Floods create major human crisis in Pakistan
The flood situation in Pakistan continues to be grim.
Thousands of residents are evacuating Muzaffargarh city in Pakistan's Punjab province after local authorities issued an urgent flood warning.
Flood warnings were played out from loudspeakers of mosques in the city throughout the day after water in the nearby Ringpur Canal reached alarming levels.
'The situation is very serious. We are totally helpless. That's why we asked people to move to a safer place,' The Daily Times quoted Farasat Iqbal, local official, as saying.
Washington has provided an additional $35 million in financial aid to the $7.5 million that was already designated to assist people in the affected area, as well as food, shelter, medical supplies and other vital items. The funding is being provided by the US Agency for International Development to established international and Pakistani relief organisations with substantial experience on the ground in the affected areas.
In addition, 436,000 halal meals, 12 pre-fabricated bridges, 14 rescue boats, 6 large scale water filtration units and a 25kw generator have been delivered to support flood relief efforts. US helicopters are supporting rescue efforts and have saved more than 1000 to date. Click on NEXT to read further...
Image: Marooned flood victims looking to escape grab the side bars of a hovering Army helicopter which arrived to distribute food supplies in the Muzaffargarh district of Pakistan's Punjab province.
Photographs: Adrees Latif/Reuters
'The waters are still rising. It's still raining'
Residents of Punjab province said that people were leaving the city crammed into every type of transport, including the relief train operated by the Pakistan Railways.
Officials said that people were travelling to Sukkur, third largest city of Sindh province, as heavy rains continued to lash Punjab and water levels rose further in the swollen Indus river.
'People are heading towards Sukkur. It is a big human crisis. We don't know how many have come and how many more will come,' said Inamullah Dhareejo, a senior administration official.
Meanwhile, Special US Representative for Pakistan and Afghanistan, Richard Holbrooke, told media persons at a State Department news conference on Monday, "I stress to all of you, the waters are still rising. It's still raining. The dams are in danger. This is not over. An earthquake happens and then you start rebuilding; this thing is still developing. The rains are continuing, the great dam above Sindh is in danger. If it breaks, the situation will reach an even more catastrophic level. It's already exceeded in the number of people affected the 2005 earthquake, but not as many people dead of course, that was 75,000. It is a major international humanitarian catastrophe."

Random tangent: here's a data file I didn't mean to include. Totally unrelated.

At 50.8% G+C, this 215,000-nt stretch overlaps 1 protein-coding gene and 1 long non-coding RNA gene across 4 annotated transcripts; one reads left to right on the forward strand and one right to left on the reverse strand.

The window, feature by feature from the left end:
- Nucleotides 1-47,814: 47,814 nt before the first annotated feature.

Image: Families marooned by flood waters recieve food from an Army helicopter in the Rajanpur district of Pakistan's Punjab province
Pakistan will need billions of dollars
Over 1,600 people have been killed and 15 million affected as raging floodwaters continue to wreak havoc in the country.
In addition to causing major human loses, it has destroyed hundreds of thousands of homes, washed away crops and livestock.
Relief and rescue work has been hit badly by continuous rains, particularly in the north western region.
The United Nations says that Pakistan will need billions of dollars to recover from the deluge, which is being described as the worst in the last 80 years.
Image: A man wades through flood waters towards a naval boat while evacuating his children in Sukkur, located in Pakistan's Sindh province
Photographs: Akhtar Soomro/Reuters
Far worse than tsunami and Haiti quake
Maurizio Giuliano, a spokesman for the UN Office for the Coordination of Humanitarian Affairs, has described flood-hit Pakistan as going through an experience that was far worse than the December 26, 2004 Indian Ocean tsunami, the October 8, 2005 Kashmir earthquake and the January 13, 2010 Haiti earthquake.
''It looks like the number of people affected in this crisis is higher than the Haiti earthquake, the tsunami or the Pakistan earthquake, and if the toll is as high as the one given by the government, it's higher than the three of them combined,'' a foreign news agency quoted Giuliano, as saying on Monday.
On Sunday, UN special envoy for the disaster, Jean-Maurice Ripert, said Pakistan would need billions of dollars more from international donors to recover from the floods.
Image: Residents stand near the path of flowing flood waters the Muzaffargarh district of Pakistan's Punjab province
Photographs: Adrees Latif/Reuters
Scale of the crisis has overwhelmed Islamabad
The scale of the crisis has overwhelmed Islamabad and generated widespread anger among flood victims about aid not reaching them quickly enough or at all.
According to reports, rescue workers have been unable to reach up to 600,000 people marooned in the Swat Valley.
Hundreds of thousands of people have also had to flee rising floodwaters in Punjab and Sindh as heavy rains continue to pound parts of the country.
The government is already struggling with a faltering economy and a brutal war against Taliban militants that has killed thousands of people.
The US and other international partners have stepped in to support the government by donating tens of millions of dollars and providing relief supplies and assistance.
Image: A family marooned by flood waters is seen from an Army helicopter in the Rajanpur district of Pakistan's Punjab province